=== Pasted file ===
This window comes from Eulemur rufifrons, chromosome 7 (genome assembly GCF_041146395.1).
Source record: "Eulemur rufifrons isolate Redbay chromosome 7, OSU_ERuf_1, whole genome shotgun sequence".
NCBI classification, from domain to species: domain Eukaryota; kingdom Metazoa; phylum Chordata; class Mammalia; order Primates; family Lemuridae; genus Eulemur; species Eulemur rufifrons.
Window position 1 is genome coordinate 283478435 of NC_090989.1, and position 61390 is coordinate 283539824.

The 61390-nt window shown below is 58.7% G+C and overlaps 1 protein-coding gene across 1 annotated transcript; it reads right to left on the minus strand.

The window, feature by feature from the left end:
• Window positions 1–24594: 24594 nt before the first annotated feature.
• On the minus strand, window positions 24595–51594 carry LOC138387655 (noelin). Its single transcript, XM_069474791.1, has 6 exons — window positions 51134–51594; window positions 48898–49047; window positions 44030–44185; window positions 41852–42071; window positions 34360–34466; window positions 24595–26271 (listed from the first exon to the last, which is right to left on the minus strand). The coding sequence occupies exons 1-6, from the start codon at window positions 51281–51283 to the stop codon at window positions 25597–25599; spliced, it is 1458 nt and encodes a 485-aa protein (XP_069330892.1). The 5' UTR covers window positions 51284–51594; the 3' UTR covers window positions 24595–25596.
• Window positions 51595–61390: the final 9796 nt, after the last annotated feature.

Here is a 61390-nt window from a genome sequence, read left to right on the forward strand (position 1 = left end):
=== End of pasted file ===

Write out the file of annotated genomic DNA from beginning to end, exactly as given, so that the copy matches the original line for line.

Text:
This window comes from Eulemur rufifrons, chromosome 7 (genome assembly GCF_041146395.1).
Source record: "Eulemur rufifrons isolate Redbay chromosome 7, OSU_ERuf_1, whole genome shotgun sequence".
NCBI classification, from domain to species: domain Eukaryota; kingdom Metazoa; phylum Chordata; class Mammalia; order Primates; family Lemuridae; genus Eulemur; species Eulemur rufifrons.
Window position 1 is genome coordinate 283478435 of NC_090989.1, and position 61390 is coordinate 283539824.

The 61390-nt window shown below is 58.7% G+C and overlaps 1 protein-coding gene across 1 annotated transcript; it reads right to left on the minus strand.

The window, feature by feature from the left end:
• Window positions 1–24594: 24594 nt before the first annotated feature.
• On the minus strand, window positions 24595–51594 carry LOC138387655 (noelin). Its single transcript, XM_069474791.1, has 6 exons — window positions 51134–51594; window positions 48898–49047; window positions 44030–44185; window positions 41852–42071; window positions 34360–34466; window positions 24595–26271 (listed from the first exon to the last, which is right to left on the minus strand). The coding sequence occupies exons 1-6, from the start codon at window positions 51281–51283 to the stop codon at window positions 25597–25599; spliced, it is 1458 nt and encodes a 485-aa protein (XP_069330892.1). The 5' UTR covers window positions 51284–51594; the 3' UTR covers window positions 24595–25596.
• Window positions 51595–61390: the final 9796 nt, after the last annotated feature.

Here is a 61390-nt window from a genome sequence, read left to right on the forward strand (position 1 = left end):